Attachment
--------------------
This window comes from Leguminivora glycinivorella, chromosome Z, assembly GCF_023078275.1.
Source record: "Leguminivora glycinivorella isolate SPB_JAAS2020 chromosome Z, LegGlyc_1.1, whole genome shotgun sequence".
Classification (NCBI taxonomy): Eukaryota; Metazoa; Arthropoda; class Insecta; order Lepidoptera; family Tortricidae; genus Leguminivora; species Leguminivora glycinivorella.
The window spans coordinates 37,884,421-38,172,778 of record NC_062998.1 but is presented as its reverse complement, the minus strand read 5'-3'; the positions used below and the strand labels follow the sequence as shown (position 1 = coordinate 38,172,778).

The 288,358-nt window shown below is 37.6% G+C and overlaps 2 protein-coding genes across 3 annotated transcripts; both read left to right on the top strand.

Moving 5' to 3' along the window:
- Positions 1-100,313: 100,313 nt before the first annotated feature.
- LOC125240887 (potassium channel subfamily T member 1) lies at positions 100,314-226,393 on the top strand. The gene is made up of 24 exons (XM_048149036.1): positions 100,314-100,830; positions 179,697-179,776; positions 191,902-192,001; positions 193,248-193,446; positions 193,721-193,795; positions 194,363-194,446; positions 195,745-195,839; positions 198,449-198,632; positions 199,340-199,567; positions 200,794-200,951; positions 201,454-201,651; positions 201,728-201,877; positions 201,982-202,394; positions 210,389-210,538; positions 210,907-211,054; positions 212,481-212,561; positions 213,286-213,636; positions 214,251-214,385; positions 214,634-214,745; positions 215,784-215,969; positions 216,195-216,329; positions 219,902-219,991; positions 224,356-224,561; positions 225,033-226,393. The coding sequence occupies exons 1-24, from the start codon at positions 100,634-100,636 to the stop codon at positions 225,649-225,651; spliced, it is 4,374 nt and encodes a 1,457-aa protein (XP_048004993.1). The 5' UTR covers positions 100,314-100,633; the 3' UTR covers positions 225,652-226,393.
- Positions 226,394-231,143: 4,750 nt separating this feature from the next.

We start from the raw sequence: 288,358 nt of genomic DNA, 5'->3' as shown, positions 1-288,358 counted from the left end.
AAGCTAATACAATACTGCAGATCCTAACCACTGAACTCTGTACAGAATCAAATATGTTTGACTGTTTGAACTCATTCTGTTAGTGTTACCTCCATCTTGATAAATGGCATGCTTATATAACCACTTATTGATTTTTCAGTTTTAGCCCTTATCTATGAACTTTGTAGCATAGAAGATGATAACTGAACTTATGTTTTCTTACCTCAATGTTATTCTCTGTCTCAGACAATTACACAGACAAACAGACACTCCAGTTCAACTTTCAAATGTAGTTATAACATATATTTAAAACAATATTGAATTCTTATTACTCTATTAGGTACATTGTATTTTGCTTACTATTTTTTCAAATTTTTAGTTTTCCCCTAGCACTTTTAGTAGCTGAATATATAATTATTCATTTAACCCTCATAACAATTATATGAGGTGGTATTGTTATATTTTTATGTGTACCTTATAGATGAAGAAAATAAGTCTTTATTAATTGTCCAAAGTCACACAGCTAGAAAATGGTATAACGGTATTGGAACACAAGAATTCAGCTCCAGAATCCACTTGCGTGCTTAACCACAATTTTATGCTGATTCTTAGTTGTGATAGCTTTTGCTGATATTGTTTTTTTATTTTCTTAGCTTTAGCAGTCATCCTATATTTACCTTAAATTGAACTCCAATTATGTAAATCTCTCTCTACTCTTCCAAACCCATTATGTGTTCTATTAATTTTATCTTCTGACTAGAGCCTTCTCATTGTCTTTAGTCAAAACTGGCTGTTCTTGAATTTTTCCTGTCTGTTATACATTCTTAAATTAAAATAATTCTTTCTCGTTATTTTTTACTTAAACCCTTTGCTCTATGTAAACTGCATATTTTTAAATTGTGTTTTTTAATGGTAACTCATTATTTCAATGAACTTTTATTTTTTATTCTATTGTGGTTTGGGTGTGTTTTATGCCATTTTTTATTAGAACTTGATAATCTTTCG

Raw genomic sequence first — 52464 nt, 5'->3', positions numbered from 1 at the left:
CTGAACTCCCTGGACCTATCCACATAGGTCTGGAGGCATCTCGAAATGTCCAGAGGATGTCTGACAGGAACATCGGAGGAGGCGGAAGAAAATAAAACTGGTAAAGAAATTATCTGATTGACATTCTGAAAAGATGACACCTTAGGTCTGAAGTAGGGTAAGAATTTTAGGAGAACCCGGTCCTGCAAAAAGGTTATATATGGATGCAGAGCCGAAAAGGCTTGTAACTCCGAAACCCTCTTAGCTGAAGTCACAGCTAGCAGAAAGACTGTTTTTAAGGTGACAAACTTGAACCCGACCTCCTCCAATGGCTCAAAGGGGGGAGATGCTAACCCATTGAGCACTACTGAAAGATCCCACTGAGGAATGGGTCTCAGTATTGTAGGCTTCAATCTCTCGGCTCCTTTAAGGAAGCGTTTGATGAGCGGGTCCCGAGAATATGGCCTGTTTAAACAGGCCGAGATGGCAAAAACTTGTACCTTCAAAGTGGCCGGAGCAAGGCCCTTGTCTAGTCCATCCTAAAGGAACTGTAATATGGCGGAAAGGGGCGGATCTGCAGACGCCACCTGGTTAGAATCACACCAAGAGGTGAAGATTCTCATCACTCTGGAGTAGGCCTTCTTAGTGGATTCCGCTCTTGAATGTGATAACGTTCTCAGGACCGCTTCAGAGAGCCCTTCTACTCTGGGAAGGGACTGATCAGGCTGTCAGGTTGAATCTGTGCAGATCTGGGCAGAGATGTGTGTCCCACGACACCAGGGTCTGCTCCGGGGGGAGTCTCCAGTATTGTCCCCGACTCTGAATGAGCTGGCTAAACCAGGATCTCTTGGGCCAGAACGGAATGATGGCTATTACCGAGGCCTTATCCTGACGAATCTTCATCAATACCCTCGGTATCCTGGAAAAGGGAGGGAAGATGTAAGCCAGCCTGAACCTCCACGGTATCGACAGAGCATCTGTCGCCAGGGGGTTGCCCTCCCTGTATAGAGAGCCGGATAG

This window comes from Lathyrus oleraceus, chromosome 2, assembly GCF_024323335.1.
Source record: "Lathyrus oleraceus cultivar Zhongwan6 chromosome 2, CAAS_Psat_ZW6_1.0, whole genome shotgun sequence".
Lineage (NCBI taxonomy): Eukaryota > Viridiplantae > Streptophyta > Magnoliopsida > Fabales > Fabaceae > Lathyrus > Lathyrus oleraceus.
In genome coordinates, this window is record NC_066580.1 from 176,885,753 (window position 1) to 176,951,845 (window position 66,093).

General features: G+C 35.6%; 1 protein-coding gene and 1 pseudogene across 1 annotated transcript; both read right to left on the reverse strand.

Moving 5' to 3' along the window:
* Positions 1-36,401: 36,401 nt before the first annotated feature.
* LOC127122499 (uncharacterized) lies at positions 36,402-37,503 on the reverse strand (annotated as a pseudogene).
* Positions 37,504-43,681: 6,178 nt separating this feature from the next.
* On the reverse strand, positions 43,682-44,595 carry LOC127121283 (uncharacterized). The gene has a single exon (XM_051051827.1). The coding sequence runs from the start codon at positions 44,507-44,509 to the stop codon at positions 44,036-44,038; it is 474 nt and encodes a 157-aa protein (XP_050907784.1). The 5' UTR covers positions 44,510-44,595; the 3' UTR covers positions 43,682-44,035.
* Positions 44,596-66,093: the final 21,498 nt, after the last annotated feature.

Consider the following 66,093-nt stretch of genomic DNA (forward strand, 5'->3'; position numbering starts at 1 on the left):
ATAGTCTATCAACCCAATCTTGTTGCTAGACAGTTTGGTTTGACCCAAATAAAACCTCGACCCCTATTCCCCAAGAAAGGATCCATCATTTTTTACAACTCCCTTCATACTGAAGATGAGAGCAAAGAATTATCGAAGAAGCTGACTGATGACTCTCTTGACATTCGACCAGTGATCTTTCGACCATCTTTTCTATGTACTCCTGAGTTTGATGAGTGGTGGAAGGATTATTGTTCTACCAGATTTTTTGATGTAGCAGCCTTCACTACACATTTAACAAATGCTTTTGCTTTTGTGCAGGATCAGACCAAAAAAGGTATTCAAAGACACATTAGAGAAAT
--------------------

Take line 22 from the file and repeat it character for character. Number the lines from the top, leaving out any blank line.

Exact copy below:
* Positions 37,504-43,681: 6,178 nt separating this feature from the next.